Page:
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Thread: Blade for cutting treated wood

  1. #1
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    Blade for cutting treated wood

    A friend has asked me to make 2 crosses that will be placed on the side of the road where his parents were killed by a drunk driver. Glad to do it--it seems an honor to be asked. This may lead to doing several more which is fine with me. My questions is simply this: do I need to replace the WW II and/or Freud really good blades with another to be used just for treated wood (4 x 4's) or should I not worry about the treated wood damaging the better blades? Same question about my DeWalt dado? Thanks for the input!
    ________

    Ron

    "Individual commitment to a group effort--that is what makes a team work, a company work, a society work, a civilization work."
    Vince Lombardi

  2. #2
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    I've never cut treated wood hmmmm. Don't think it would hurt but maybe someone else knows. I know Allen cuts PT wood for his chairs, maybe he could tell ya.
    "There’s a lot of work being done today that doesn’t have any soul in it. The technique may be the utmost perfection, yet it is lifeless. It doesn’t have a soul. I hope my furniture has a soul to it." - Sam Maloof
    The Pessimist complains about the wind; The Optimist expects it to change;The Realist adjusts the sails.~ William Arthur Ward

  3. #3
    Being more of a spurt than expurt, I see no reason PT would damage a blade, The juice may build up but a good cleaning should take care of that.

  4. #4
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    Was shopping for blades lately at the Borg and was surprised to see some of them were labled as being particularly well suited for 'wet wood'.

    The doug fir dimensional lumber we get around here has usually not been dried very much and you can tell by lifting them how wet they are...

  5. #5
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    Ron, the little bit of PT wood I've worked with (the green-colored stuff) cut and behaved like any other dry wood. I don't think it'll be any harder on blades than untreated wood.
    When the going gets weird, the weird turn pro. - Hunter S. Thompson
    When the weird get going, they start their own forum. - Vaughn McMillan

    workingwoods.com

  6. #6
    Recently I built a pole building out of treated 4X6 posts, have also built a greenhouse out of treated wood in the past. I never gave it much thought. Around here treated wood is used alot, and I don't believe anyone else (carpenters) give it a second thought either. Cuts just like any other wood. I don't have any build up on the blade that I have ever notice.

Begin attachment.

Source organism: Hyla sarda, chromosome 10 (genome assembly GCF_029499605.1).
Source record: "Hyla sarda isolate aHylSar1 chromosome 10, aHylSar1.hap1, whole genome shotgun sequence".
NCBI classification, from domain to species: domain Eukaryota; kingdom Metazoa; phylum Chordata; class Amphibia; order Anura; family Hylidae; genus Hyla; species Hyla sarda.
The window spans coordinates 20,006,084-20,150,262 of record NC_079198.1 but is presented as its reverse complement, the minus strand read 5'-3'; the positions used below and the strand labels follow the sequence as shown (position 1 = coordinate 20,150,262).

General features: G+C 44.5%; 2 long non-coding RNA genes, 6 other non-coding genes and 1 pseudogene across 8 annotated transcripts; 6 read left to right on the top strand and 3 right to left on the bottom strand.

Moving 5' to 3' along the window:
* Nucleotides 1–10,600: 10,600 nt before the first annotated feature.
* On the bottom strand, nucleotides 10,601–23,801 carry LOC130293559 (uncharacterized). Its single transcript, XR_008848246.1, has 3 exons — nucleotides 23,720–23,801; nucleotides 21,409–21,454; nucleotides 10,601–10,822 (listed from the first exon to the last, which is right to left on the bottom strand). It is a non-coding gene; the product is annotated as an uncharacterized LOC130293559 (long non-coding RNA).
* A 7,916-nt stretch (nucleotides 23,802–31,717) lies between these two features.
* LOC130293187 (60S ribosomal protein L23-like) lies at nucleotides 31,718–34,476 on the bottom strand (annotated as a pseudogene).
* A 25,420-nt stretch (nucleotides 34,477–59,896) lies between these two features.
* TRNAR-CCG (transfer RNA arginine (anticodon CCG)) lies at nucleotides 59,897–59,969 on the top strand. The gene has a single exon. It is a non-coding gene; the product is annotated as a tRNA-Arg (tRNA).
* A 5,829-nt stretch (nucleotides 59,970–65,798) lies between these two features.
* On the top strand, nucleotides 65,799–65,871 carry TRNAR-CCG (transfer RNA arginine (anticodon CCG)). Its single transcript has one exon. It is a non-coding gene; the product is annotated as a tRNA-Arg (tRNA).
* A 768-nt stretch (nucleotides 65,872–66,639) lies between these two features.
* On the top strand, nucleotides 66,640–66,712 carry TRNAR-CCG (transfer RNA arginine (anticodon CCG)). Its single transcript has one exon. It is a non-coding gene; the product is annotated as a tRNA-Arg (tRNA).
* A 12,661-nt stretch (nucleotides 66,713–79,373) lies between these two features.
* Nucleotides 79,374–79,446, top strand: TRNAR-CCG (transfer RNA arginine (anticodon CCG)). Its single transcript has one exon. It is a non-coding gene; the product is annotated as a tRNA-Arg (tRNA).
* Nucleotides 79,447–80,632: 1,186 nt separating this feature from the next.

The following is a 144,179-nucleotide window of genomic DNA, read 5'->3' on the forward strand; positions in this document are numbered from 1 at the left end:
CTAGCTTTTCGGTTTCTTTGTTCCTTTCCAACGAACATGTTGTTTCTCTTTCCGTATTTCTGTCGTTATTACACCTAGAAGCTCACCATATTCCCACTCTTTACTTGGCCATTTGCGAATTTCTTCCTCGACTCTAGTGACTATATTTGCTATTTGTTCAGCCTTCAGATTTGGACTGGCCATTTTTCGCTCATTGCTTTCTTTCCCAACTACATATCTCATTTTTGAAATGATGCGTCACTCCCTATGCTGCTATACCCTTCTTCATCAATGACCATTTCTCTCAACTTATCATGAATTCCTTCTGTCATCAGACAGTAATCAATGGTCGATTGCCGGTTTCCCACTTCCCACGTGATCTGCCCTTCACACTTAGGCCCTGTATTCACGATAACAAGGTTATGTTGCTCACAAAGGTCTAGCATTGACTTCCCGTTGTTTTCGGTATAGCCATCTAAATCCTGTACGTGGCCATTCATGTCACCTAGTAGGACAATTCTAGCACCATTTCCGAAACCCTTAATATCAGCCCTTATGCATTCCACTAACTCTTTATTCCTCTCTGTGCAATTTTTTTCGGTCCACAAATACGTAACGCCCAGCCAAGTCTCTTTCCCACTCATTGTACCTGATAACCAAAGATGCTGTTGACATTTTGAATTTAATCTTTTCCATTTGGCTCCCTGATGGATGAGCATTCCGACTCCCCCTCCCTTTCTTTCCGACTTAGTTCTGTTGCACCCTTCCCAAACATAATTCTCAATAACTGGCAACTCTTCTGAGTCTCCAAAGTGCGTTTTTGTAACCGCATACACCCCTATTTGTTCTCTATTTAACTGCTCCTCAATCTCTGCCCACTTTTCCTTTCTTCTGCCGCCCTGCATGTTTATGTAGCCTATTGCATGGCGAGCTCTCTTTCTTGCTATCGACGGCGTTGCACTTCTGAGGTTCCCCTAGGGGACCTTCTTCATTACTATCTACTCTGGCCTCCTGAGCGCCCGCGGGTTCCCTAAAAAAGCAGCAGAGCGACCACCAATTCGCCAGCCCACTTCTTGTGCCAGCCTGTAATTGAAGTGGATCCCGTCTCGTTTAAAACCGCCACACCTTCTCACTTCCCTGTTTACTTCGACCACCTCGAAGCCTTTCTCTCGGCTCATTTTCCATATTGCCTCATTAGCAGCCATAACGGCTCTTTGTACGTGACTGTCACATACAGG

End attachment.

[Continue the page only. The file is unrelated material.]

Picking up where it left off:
I do use Irwin Marathon thin kerf carbide blades on my circular saw and table saw most of the time and only change over to Freud or multi tooth boads for cabinet plywood.

  7. #7
    I done commented once but.. A while back I built a new fence using PT Dogeared planks , I ripped them to 1.75" and planed to 1/2" thickness, When I got them they were soaking wet (except for the top of the stack) so I sticker stacked them for a couple days in my garage (Summer and warm) Then I ripped each into three slats, stickered for a couple days and then planed to thickness.

    (Lattace type fence panels)

    Gist of the story.... I used 24 tooth rip blade w/o problem (cleaned it after completion) As for the planer, I have a Ridgid and only once did feel a need to clean the cutter head. Biggest problem was the moisture (and fumes) at the end of a work session, every thing felt damp, so I WD40ed everything before & after to prevent rust.

  8. #8
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    Wear a mask as the fibers that are soaked in the chemicals will become ariborne and will get into the lungs and into the body and the stuff is nasty. Any cuts should be re coated in the Chromated copper arsenate (CCA) ( green death).

    Why not make them out of cedar as they have a natural preservative in them and then coat them in linseed oil?
    Daily Thought: SOME PEOPLE ARE LIKE SLINKIES..... NOT REALLY GOOD FOR ANYTHING BUT THEY BRING A SMILE TO YOUR FACE WHEN PUSHED DOWN THE STAIRS...............

  9. #9
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    Quote Originally Posted by Drew Watson View Post
    ...Any cuts should be re coated in the Chromated copper arsenate (CCA) ( green death)...
    I thought they did away with using CCA about two generations of treated wood ago. They went from CCA to ACQ about seven or eight years ago, and then recently changed formulations yet again.

    Agreed that CCA was nasty stuff - but that aside, it was still the most effective for the job.
    Jim D.
    Adapt, Improvise, Overcome!

  10. #10
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    Quote Originally Posted by Jim DeLaney View Post
    I thought they did away with using CCA about two generations of treated wood ago. They went from CCA to ACQ about seven or eight years ago, and then recently changed formulations yet again.

    Agreed that CCA was nasty stuff - but that aside, it was still the most effective for the job.
    I think your right with that Jim. I just went and found my bottle of the stuff I have in my shop ( use it on the job all the time) and it is copper naphthenate ( still we call it green death) Here is the link to the info on it.

    http://pr-rp.pmra-arla.gc.ca/PR_SOL/...e1?p_ukid=9655
    Daily Thought: SOME PEOPLE ARE LIKE SLINKIES..... NOT REALLY GOOD FOR ANYTHING BUT THEY BRING A SMILE TO YOUR FACE WHEN PUSHED DOWN THE STAIRS...............

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